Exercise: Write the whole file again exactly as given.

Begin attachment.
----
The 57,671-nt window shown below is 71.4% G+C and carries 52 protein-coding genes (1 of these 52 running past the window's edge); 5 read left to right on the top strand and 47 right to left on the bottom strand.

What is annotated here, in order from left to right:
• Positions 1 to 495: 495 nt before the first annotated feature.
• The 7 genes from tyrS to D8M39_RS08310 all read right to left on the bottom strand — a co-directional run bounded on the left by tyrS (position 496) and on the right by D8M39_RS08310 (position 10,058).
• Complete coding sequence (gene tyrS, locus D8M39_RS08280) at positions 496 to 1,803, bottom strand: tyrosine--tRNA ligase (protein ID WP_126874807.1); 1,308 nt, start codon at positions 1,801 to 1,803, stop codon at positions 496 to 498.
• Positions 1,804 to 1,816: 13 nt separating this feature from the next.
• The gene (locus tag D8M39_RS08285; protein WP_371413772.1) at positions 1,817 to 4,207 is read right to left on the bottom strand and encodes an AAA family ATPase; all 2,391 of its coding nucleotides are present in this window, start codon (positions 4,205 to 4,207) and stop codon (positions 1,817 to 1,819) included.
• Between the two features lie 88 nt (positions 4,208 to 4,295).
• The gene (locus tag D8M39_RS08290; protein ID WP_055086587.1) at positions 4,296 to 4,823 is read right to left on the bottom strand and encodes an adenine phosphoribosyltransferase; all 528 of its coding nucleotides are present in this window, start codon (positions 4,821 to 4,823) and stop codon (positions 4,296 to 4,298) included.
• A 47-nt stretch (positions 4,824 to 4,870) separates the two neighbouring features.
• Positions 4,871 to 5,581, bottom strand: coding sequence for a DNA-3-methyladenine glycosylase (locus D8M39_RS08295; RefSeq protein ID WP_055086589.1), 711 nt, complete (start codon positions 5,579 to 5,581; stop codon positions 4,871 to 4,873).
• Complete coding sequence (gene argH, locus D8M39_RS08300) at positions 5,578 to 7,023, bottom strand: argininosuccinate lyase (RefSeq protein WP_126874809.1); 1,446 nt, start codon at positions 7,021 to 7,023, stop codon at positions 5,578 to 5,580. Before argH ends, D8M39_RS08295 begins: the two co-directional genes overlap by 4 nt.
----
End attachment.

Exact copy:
The 57,671-nt window shown below is 71.4% G+C and carries 52 protein-coding genes (1 of these 52 running past the window's edge); 5 read left to right on the top strand and 47 right to left on the bottom strand.

What is annotated here, in order from left to right:
• Positions 1 to 495: 495 nt before the first annotated feature.
• The 7 genes from tyrS to D8M39_RS08310 all read right to left on the bottom strand — a co-directional run bounded on the left by tyrS (position 496) and on the right by D8M39_RS08310 (position 10,058).
• Complete coding sequence (gene tyrS, locus D8M39_RS08280) at positions 496 to 1,803, bottom strand: tyrosine--tRNA ligase (protein ID WP_126874807.1); 1,308 nt, start codon at positions 1,801 to 1,803, stop codon at positions 496 to 498.
• Positions 1,804 to 1,816: 13 nt separating this feature from the next.
• The gene (locus tag D8M39_RS08285; protein WP_371413772.1) at positions 1,817 to 4,207 is read right to left on the bottom strand and encodes an AAA family ATPase; all 2,391 of its coding nucleotides are present in this window, start codon (positions 4,205 to 4,207) and stop codon (positions 1,817 to 1,819) included.
• Between the two features lie 88 nt (positions 4,208 to 4,295).
• The gene (locus tag D8M39_RS08290; protein ID WP_055086587.1) at positions 4,296 to 4,823 is read right to left on the bottom strand and encodes an adenine phosphoribosyltransferase; all 528 of its coding nucleotides are present in this window, start codon (positions 4,821 to 4,823) and stop codon (positions 4,296 to 4,298) included.
• A 47-nt stretch (positions 4,824 to 4,870) separates the two neighbouring features.
• Positions 4,871 to 5,581, bottom strand: coding sequence for a DNA-3-methyladenine glycosylase (locus D8M39_RS08295; RefSeq protein ID WP_055086589.1), 711 nt, complete (start codon positions 5,579 to 5,581; stop codon positions 4,871 to 4,873).
• Complete coding sequence (gene argH, locus D8M39_RS08300) at positions 5,578 to 7,023, bottom strand: argininosuccinate lyase (RefSeq protein WP_126874809.1); 1,446 nt, start codon at positions 7,021 to 7,023, stop codon at positions 5,578 to 5,580. Before argH ends, D8M39_RS08295 begins: the two co-directional genes overlap by 4 nt.